Many of you, the people who suffer with IBS, tell me that you feel your illness to be a stigma, a mark of shame that sets you apart from other people. But why should that be? Does society ostracise people with IBS or is it just some doctors that fail to regard it as a serious illness. Or is it you just feel ashamed of having IBS? But IBS is not morally reprehensible. You have not been found guilty of any crime. Why should any illness, let alone IBS, be considered a stigma?
Could it be because it’s a bowel disease? Faecal incontinence is regarded as perhaps the most shameful thing that can happen to us, probably because it indicates a loss of the control we all require in order to live in society. Similarly the inadvertent expulsion of gas is considerable embarrassment to most people. Both are common in IBS, but other bowel conditions have the same symptoms. They include Colitis or Coeliac Disease, but neither carries the same stigma? Indeed society appears very sympathetic to the notion of allergy and coeliac disease.
Or is the stigma more about the perception that IBS is not a real disease? There is no pathology, no cause, no definite way of making a diagnosis and treatments never seem to work. Yet the irritable bowel affliction can go on for years, causing you to take time off work, preventing you from maintaining social commitments or keeping appointments, disappointing those who are closest to you. This can lead to a suspicion that you are making too much of a minor complaint that everyone has at one time or other. Unfortunately, people’s tolerance to any illness in a relative or friend rarely lasts very long as it begins to restrict their own activity and prospects, but how much greater the intolerance if there is no obvious cause or effective treatment. Then they may become irritated and suspect you of malingering or even manipulation through the agency of your illness. As a result, you soon feels rejected, But why – just because you are ill? It is all so unfair!
And of course, you also feel fed up with an illness that no doctor can seem to explain or diagnose with certainty. Your illness is so much part of your life that people’s disregard can make you feel like you don’t exist. You are marked out, stigmatized as a non-person, one of life’s inadequates.
Add to this the implication of neuroticism or emotional instability and the circle is complete. Faecal or gaseous incontinence implies an emotional incontinence, a loss of control; at times anger, at other times fear. That would explain the common use of expletives, such as shit!, crap! or merde! as expressions of frustration. So there may be a perception that your IBS represents some emotional weakness that is wasting everybody’s time. No wonder people who suffer with IBS, like those with chronic fatigue syndrome or fibromyalgia, are desperate to find a cause that would allow them respect and an identity as an ill person. So many of you have told me. ‘At least if I had cancer or Crohn’s Disease, doctors would look after me and my husband would be sorry.’ IBS is like an invisible burden that cannot be acknowledged too much for fear of rejection.
How could this change? Well the stigma would disappear in an instant if doctors could find the definitive cause or treatment of major subsets of the illness, but despite considerable scientific effort, all that has been achieved is a realisation that most cases of IBS involve alterations in many different functional components of the brain and gut, but the balance of these, their expression and they way they might be treated differ from patient to patient. Causes and treatments may come and go. High fibre, low FODMAPs, probiotics, prokinetics, acupuncture, reflexology may all work for some of you some of the time, but nothing specific has been established, though doctors and their patients continue to engage in the grand collusion that some day they will find the cause and the cure. Perhaps they will.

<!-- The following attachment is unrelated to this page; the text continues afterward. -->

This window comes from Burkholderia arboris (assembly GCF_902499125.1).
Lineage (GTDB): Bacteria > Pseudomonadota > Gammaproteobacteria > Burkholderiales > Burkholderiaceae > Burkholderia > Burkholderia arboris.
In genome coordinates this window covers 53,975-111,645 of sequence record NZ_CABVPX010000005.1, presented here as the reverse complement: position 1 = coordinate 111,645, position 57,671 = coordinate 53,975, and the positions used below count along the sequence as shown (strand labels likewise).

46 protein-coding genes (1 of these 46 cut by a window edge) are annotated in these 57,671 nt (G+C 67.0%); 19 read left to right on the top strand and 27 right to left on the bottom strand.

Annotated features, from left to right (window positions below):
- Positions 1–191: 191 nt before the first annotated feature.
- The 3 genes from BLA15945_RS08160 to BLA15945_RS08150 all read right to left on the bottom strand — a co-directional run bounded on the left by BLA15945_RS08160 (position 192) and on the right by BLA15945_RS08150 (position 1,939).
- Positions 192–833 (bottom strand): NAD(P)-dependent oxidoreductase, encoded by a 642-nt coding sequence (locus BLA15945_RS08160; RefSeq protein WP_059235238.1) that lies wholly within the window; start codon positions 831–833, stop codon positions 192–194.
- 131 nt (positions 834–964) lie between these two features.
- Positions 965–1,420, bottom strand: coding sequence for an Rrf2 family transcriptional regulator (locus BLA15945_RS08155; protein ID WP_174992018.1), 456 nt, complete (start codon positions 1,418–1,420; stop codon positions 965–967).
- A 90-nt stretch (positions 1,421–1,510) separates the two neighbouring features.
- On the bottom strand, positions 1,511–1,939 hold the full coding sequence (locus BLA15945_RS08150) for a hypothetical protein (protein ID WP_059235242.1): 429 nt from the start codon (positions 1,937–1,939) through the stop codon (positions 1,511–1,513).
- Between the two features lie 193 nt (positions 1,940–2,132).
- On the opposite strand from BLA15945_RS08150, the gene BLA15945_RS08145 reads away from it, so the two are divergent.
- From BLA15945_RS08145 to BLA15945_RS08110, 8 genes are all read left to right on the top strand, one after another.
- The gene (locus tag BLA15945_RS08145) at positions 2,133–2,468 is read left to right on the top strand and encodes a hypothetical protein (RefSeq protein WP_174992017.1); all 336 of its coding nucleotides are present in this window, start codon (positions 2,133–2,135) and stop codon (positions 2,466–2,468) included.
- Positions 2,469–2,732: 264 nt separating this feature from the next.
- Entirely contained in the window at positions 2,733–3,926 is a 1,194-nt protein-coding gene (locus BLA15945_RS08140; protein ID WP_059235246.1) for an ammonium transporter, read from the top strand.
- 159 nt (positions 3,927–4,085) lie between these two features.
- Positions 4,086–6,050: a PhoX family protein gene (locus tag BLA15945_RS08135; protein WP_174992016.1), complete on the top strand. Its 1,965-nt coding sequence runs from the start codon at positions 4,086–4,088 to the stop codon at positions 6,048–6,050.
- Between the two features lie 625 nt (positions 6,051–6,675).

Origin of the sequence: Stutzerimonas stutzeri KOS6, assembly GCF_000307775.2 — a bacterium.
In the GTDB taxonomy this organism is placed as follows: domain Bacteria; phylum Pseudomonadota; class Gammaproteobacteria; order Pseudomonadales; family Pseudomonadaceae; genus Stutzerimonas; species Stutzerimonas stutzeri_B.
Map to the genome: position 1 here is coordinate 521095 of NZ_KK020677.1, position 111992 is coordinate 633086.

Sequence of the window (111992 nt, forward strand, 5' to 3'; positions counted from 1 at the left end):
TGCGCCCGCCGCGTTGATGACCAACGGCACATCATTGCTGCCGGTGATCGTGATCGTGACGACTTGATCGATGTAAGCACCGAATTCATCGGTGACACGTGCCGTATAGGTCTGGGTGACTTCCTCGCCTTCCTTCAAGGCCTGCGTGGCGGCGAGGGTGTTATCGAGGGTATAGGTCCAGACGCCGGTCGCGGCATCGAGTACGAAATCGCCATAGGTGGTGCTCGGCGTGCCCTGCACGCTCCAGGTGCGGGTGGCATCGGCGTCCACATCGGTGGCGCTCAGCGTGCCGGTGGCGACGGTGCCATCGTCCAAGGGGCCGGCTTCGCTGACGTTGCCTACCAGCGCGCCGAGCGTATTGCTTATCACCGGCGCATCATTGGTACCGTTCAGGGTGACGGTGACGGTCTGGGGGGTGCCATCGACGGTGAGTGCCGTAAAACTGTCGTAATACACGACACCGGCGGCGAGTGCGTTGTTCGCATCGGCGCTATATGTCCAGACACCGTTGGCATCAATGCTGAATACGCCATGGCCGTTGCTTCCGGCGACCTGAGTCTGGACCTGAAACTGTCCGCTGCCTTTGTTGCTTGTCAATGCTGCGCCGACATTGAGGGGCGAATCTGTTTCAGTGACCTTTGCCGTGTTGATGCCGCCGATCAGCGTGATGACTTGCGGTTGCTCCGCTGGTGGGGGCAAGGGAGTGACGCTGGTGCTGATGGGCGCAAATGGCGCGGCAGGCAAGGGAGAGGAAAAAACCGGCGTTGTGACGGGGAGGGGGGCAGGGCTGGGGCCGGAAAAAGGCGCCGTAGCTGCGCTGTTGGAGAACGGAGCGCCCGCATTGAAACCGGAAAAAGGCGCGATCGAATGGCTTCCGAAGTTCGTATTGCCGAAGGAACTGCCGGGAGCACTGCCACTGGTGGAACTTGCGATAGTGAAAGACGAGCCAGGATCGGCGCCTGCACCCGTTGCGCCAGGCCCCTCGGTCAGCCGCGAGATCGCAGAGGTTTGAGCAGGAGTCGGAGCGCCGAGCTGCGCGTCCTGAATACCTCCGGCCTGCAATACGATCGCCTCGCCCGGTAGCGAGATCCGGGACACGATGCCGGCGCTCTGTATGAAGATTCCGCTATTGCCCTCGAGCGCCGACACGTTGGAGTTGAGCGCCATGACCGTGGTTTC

When people with IBS meet together in self help groups, it becomes very obvious that their illness is not a stereotype; it is part of them, a highly individual expression of themselves and how they lead their lives. But it is not all as hopeless as it might seem. The reality is that a lot of people get over their IBS, but the way they do it often has little to do with any recognized treatment. It may instead involve a change in perception and life, like starting a new business, writing a book, changing a job, leaving a relationship. All of these, however, involve an inner change, a determination to be proactive and make things better. These people get over their IBS in the same way as we all get over the reversals in our lives.
My impression from the people who visit me in clinic or write to me is that so much of their IBS is instigated by something that happens that seriously upsets them. This is not necessarily ‘major’ trauma like rape or sexual abuse or imprisonment or war; it is more often the domestic things that severely upset all of us and knock us off track for a time. Recent years, largely through the work of people like Bessel van der Kolk, Pat Ogden, Dan Siegel, Allan Schore, Iain McGilchrist and many others, we have witnessed a much greater understanding of the way what happens (post traumatic stress) affects both our mind and our body. I have discussed this in previous posts.
But would tthe majority of you accept the possibility that the things that have happened, which might include a devastating attack of food poisoning as well as the shame or guilt of psychological trauma, could be responsible for your IBS? Or would that just be another cause of stigma, the thing that happened that cannot be acknowledged even to yourself?
If you have any observations and comments to make from your own experience, please respond to this post. I would love to know what you think.